Secondo: Prima, sometimes when I am mad, do you know what I do, Prima? I just…I just…stop crying. Would that work, Prima?

Prima: No.

About five minutes later, all seemed to be somewhat better. I can’t say it was Secondo’s sage advice that did the trick, but rather Prima’s complete lack of ability (at the moment) to stay mad at me. As she sniffled and got out of the car, she threw her arms around me. “Mommy, don’t do that again!” she said as she squeezed me tight. I smiled and promised.

I am consistently so grateful for the forgiveness of children. I am so imperfect, but their love and forgiveness seems to be quite without fail.

PS Tinkerbell now resides on Secondo’s bed, but Secondo, while delighted by seeing Tinkerbell on her bed, is still sleeping in Prima’s bottom bunk. And Prima likes it that way.

The Battle of Tinkerbell sheets & other adventures

Almost two months ago, I came to the end of a journey that spanned over a decade. For a variety of reasons, I decided it was time to quit my full-time job. I had been building a career in journalism, public relations and marketing during that time, as well as a family of four. Although not particularly competitive with others, I prided myself on steady growth and constant learning along the way. In some ways, I felt on the verge of “making it.” I had worked my way up from entry level to manager to senior exec. I was confident, skilled and good at what I did.

But then one day, I had just had enough.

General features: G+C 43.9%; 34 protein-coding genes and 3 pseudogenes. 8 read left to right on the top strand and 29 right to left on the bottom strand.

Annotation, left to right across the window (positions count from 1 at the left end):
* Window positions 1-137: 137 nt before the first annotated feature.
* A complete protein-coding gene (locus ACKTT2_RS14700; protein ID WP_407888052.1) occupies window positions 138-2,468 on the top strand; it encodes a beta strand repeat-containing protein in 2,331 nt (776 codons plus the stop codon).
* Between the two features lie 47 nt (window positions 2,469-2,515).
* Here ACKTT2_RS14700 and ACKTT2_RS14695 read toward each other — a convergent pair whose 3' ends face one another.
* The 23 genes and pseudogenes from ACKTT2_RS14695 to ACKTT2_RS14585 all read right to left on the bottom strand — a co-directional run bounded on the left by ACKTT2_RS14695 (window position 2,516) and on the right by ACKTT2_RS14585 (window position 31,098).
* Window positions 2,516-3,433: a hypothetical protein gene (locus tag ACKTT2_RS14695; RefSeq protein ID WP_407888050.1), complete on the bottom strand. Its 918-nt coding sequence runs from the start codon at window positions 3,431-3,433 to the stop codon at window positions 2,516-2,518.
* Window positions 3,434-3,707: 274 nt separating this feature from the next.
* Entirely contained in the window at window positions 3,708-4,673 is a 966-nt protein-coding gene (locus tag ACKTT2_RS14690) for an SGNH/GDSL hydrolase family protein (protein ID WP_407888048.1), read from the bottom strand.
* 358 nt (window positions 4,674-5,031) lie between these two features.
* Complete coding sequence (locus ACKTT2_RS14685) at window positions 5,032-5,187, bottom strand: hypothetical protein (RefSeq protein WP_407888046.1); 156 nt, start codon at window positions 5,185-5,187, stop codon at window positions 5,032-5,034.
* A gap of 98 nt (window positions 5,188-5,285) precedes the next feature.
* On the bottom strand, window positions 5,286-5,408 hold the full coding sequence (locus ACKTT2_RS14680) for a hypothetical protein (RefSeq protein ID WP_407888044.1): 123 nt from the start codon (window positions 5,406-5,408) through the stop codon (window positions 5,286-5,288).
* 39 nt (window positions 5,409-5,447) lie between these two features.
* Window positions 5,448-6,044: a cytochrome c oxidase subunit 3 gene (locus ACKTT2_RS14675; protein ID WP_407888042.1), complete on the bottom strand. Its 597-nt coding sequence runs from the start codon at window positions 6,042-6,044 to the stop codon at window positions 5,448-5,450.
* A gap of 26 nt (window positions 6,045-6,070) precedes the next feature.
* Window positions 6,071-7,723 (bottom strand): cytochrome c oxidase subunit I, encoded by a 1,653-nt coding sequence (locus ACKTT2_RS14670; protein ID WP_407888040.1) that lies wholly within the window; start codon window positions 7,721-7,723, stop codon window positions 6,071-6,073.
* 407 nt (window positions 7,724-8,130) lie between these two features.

Prima and Secondo are only going to be young once. And they are getting old — fast. They needed me more and more, and in more ways than I ever knew they could. As it turned out, it was more than the ever-juggling-amazing-mom-and-professional could handle.

It was a good ride, but I decided it was time to get off.

So, now, two months later, I am master of the Battle of Tinkerbell sheets. (As well as fledgling-house-organizer-of-a-home-in-neglected-disarray-for-the-last-ten-years, chief chef + meal planner, chauffeur, patch ironer, laundress, nearly-completed-master’s-candidate and part-time freelancer for all of your social media, marketing and story and copywriting needs.) The Tinkerbell sheets showed up during a leisurely morning stroll through Target with Nonna. Nonna spotted the sheets in a clearance end cap and brandished them in front of a smiling Secondo. They went into the basket.

Then they came home with us as Nonna smiled and waved us away, giggling.

It was time for bed hours later and Secondo wanted the sheets placed on Prima’s bunk bed. Prima was not pleased. (She’s too old for Tinkerbell sheets.) Prima protested. Secondo screamed, Daddy retrieved the sheets helpfully (ahem) from the car where I had purposely left them.

Prima flagged, Secondo rallied and on the sheets went.

But it was the first thing they were arguing about in the darkness of the morning hour. Before coffee. Prima insisted: the Tinkerbell sheets MUST come off the bed. It was her bed and she wouldn’t have Tinkerbell as a guest. It was bad enough she had her sister sleeping in the bottom bunk. (She’s not truly upset about that.) Secondo is not necessarily a morning person, so she just stared. We agreed, Secondo squinted, shrugged and began plotting for this evening’s rally.

We’ll see. But before I went to pick up the bambini from school, I neglected the laundry and various other pending items, and put those stinking Tinkerbell sheets on Secondo’s own bed.

She squealed in delight when she saw them on her own bed later  — was this just fancy maneuvering? I didn’t quite trust her enthusiasm and have braced for bedtime. First question Prima asked as she boarded my bus: Did you move the Tinkerbell sheets?

Affirmative.

To be continued on that saga…

On another note: I will now be updating this blog regularly, as a sort of scribble board, chronicling this new adventure. I’m also busy writing a manuscript for my master’s final project, so you might hear about that, too. I hope it interests you. Oh and mi amore risposte (responses)!